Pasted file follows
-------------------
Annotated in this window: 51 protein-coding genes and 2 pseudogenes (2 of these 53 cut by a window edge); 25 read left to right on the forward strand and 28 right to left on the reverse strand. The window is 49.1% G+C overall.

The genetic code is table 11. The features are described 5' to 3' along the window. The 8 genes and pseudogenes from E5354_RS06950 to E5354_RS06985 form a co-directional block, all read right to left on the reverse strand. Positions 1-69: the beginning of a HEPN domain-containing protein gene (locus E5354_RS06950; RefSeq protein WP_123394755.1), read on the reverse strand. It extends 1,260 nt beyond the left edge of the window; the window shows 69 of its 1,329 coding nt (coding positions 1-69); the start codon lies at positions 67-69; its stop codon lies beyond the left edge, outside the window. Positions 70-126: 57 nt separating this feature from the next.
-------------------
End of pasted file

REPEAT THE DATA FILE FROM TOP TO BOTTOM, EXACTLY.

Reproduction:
Annotated in this window: 51 protein-coding genes and 2 pseudogenes (2 of these 53 cut by a window edge); 25 read left to right on the forward strand and 28 right to left on the reverse strand. The window is 49.1% G+C overall.

The genetic code is table 11. The features are described 5' to 3' along the window. The 8 genes and pseudogenes from E5354_RS06950 to E5354_RS06985 form a co-directional block, all read right to left on the reverse strand. Positions 1-69: the beginning of a HEPN domain-containing protein gene (locus E5354_RS06950; RefSeq protein WP_123394755.1), read on the reverse strand. It extends 1,260 nt beyond the left edge of the window; the window shows 69 of its 1,329 coding nt (coding positions 1-69); the start codon lies at positions 67-69; its stop codon lies beyond the left edge, outside the window. Positions 70-126: 57 nt separating this feature from the next.